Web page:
Stop complaining, this is for your own good

June 25, 2013

The Barack and his caba…, sorry, I meant to say, the "present administration, keep telling us all of the monitoring of our phone and e-mail data is being done so they can "protect" American citizens. Looked at one way, I could almost agree with them. After all, I've long made the case that the mainstream media doesn't have the best interests of America at heart. Since it came out even before we found out (honestly, who didn't already know this) about our own phones being invaded that the government was monitoring at least some (wink, wink) reporters, I guess they could say they were merely investigating anti-American activities. I mean they could have said that except it appears what they really were doing was investigating anti-administration activities. Then of course it turned out reporters weren't the only ones being monitored. Never fear, I'm sure Eric Holder will get right on this and bring the responsible parties to justice. At least I'm sure he would do that if he wasn't so busy getting to the bottom of "fast and furious".
The sad thing is the main stream media is so firmly in the Obama camp that it exhibits real paranoia on the part of the administration when they go after AP reporters. What's next? Is Chris Matthews going to find out the "tingle running up his leg" is really voltage from the monitoring device the NSA placed where his frontal lobe would have been if he had one?
As with most things the administration says, monitoring us because they have the safety of American citizens firmly in mind is not the whole truth. After all, not that long ago there were some American citizens in desperate trouble. These people were letting everybody they could get in contact with know they were in danger and fighting for their lives. Of course I'm referring to the Benghazi debacle. If the administration was so concerned about the lives of Americans there was a golden opportunity to prove it. Not only was military force (which by the way, is tasked with protecting Americans) available, but there is no doubt in my mind that it could have been brought to bear in time to help those poor people. Despite the fact that Obama has done his best to gut the military and hobble it with ridiculous rules of engagements, the American military still remains an effective force that is willing, and able, to kill people and break things all over the world at a moment's notice. What better use for the (available) military personnel and hardware than defending American citizens, who happened to also be in the employ of the very government they were appealing to for help? So basically, these people were placed in harm's way by the very administration which wouldn't "take their call" when lives depended on it.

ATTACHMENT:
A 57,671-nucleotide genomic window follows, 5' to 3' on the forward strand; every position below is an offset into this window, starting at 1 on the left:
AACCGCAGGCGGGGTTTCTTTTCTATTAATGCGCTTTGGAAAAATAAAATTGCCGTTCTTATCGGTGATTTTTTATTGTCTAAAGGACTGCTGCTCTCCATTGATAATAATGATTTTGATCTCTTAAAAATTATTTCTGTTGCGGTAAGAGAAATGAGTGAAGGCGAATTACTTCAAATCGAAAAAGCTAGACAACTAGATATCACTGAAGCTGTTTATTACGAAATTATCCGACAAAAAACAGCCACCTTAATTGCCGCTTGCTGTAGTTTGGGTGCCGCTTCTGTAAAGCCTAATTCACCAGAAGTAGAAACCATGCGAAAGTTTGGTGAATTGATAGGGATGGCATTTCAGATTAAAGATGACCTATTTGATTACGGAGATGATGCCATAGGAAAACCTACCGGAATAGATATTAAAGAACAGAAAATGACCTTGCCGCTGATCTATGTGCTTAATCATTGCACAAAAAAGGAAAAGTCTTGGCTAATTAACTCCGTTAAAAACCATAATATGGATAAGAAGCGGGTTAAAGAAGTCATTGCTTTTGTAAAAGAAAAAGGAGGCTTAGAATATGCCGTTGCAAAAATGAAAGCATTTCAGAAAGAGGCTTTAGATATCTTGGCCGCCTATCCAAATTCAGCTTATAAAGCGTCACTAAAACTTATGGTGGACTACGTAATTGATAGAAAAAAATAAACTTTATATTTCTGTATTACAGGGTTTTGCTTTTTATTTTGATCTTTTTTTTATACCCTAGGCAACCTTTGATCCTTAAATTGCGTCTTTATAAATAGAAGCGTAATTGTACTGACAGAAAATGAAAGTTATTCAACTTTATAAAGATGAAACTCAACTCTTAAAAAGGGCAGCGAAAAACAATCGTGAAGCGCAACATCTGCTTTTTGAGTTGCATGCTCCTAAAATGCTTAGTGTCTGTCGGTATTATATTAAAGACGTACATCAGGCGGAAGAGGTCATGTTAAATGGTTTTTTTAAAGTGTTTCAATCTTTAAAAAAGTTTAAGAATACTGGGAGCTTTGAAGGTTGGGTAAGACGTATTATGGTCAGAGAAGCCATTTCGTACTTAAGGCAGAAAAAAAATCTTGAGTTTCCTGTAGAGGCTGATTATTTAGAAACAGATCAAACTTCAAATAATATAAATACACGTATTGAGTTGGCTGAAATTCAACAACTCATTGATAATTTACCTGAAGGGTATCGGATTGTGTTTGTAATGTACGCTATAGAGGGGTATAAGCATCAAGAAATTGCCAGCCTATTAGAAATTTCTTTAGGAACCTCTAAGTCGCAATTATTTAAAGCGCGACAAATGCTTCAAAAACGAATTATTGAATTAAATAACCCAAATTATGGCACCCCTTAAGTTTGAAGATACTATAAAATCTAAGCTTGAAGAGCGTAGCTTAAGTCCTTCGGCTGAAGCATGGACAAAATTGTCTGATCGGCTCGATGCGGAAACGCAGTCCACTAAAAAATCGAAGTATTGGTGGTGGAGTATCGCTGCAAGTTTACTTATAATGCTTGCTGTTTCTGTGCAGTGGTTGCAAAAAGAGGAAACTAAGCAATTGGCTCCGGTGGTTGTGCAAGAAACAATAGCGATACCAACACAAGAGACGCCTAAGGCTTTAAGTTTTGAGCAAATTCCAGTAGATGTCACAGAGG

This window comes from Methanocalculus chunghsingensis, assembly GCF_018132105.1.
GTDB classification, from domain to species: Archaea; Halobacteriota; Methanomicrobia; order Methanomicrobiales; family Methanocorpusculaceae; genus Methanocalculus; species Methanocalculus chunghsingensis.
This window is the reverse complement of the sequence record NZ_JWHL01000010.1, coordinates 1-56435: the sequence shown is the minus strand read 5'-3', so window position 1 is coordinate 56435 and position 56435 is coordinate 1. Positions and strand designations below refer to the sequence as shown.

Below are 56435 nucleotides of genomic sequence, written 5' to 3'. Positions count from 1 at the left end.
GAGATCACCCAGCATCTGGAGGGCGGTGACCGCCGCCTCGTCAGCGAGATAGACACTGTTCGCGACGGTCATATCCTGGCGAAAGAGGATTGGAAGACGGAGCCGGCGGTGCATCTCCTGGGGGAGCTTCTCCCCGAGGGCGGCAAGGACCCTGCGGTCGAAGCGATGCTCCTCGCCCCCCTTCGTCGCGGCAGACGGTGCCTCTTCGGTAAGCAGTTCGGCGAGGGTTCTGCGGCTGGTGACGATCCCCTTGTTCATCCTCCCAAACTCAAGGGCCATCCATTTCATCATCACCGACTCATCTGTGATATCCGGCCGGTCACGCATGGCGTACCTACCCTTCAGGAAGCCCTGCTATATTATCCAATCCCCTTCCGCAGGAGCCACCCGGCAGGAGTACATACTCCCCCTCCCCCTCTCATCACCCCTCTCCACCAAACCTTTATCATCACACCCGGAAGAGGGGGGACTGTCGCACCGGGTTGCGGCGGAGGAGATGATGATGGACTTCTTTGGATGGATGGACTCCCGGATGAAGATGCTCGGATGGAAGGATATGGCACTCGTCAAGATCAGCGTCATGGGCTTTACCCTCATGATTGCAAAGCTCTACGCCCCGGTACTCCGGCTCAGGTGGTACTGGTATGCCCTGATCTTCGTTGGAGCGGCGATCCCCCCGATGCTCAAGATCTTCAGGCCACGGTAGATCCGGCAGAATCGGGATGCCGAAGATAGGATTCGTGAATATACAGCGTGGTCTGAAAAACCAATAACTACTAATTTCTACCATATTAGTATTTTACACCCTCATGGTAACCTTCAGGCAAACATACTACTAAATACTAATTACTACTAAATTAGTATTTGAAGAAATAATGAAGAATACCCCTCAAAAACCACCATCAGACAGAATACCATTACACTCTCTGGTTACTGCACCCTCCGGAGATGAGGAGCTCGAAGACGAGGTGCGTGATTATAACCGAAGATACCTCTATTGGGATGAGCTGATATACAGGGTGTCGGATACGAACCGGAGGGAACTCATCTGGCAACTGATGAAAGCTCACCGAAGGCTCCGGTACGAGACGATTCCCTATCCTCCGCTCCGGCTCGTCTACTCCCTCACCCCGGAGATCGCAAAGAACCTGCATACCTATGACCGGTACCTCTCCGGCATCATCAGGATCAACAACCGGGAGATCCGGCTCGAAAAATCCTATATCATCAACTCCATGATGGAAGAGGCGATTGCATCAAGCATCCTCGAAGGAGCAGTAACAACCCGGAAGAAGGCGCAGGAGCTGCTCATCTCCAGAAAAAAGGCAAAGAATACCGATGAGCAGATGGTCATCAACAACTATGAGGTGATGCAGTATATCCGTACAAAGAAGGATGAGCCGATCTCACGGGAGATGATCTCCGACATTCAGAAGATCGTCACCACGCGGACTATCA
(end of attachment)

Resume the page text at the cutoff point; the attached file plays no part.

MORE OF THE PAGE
Anyway, let's take a look at what the administration has to say about the necessity of gathering our personal information to protect us. For the moment, until the next distraction comes along, they seem to have hung their hat on two things. First, again, they say they regard protecting Americans as one of the highest duties. I would agree with that, except I don't see an example of them following through. The one instance that does come to mind is the Benghazi episode I mentioned above, and that's the exact opposite of protecting Americans.